An Open Label Dose Escalation Safety Study of Convection-Enhanced Delivery of IL13-PE38QQR in Patients With Progressive Pediatric Diffuse Infiltrating Brainstem Glioma and Supratentorial High-grade Glioma
- Diffusely infiltrating pontine glioma (DIPG) or supratentorial high-grade glioma (HGG) are brain tumors that are often difficult to treat. It is very difficult to get chemotherapy agents to tumors in the brain, and researchers are looking for new methods to directly treat these types of cancer.
- IL-13 is an immune molecule normally occurring in the body. Patients with gliomas appear to have significant amounts of the IL-13 receptors in their brain tumors. An experimental drug, IL13-PE38QQR, combines a bacteria toxin with human IL-13 to allow the toxin to enter and destroy the tumor cell. Early clinical studies suggest this treatment may prolong survival of patients with these types of brain tumors.
- A technique called convection-enhanced delivery (CED) uses continuous pressure to push large molecules through the membranes protecting the brain to reach brain tumors. This technique can treat a tumor more directly than with traditional methods.
- To test the safety and feasibility of giving IL13-PE38QQR directly into regions of the brain in pediatric patients with DIPG or HGG, using CED.
- To determine the most appropriate dose of IL13-PE38QQR to treat DIPG or HGG.
- To determine the effects of this experimental therapy on the tumor.
- To evaluate the physical changes in the tumor before and after the therapy.
- Patients who are less than 18 years of age and have been diagnosed with either DIPG or with supratentorial HGG that has not responded well to standard treatments.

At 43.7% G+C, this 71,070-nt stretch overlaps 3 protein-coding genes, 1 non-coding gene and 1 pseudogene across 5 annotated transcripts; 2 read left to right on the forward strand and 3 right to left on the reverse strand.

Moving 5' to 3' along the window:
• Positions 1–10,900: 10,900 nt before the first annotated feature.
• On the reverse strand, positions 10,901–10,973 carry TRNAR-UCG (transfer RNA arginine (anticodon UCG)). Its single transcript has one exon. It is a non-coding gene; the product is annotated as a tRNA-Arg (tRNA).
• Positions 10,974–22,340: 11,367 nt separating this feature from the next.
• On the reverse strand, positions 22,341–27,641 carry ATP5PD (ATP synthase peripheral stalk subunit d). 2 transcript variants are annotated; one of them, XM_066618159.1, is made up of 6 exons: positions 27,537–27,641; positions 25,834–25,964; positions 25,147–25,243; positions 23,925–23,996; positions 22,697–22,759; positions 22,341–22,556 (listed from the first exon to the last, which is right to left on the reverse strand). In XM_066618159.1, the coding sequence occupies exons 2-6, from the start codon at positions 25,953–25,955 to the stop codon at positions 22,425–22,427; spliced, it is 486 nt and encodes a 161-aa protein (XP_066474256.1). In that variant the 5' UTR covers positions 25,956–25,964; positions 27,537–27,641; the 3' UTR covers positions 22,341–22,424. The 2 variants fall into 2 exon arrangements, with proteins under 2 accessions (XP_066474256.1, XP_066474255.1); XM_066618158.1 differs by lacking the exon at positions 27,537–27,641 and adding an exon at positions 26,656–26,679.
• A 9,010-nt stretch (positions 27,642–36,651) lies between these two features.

- Patients will be admitted to the hospital and will receive a magnetic resonance imaging (MRI) scan to show the exact location of the tumor. A small plastic tube will be inserted surgically into the tumor area, and IL13-PE38QQR and a MRI contrast agent (gadolinium DTPA) will be infused into the area.
- MRI scans will monitor the process, and the tube will be removed after surgery.
- Doses will be adjusted over the course of the study.
- Patients who respond well to treatment may be eligible to receive a second infusion, no sooner than 4 weeks after the first treatment.
- Post-treatment visits:
Clinic visits 4 and 8 weeks after the treatment, and then every 8 weeks for up to 1 year.
- Physical examination with neurological testing, an MRI, and standard blood and urine tests.
|Study Design:||Allocation: Non-Randomized
Intervention Model: Single Group Assignment
Masking: None (Open Label)
Primary Purpose: Treatment
|Official Title:||An Open Label Dose Escalation Safety Study of Convection-Enhanced Delivery of IL13-PE38QQR in Patients With Progressive Pediatric Diffuse Infiltrating Brainstem Glioma and Supratentorial High-Grade Glioma|
- 1) Feasibility of perfusing specific sites within the CNS with IL13-PE38QQR, administered concurrently with gd-DTPA, 2) Safety and tolerability of escalating doses of IL13-PE38QQR via CED to pediatric patient with DIPGs and HGGs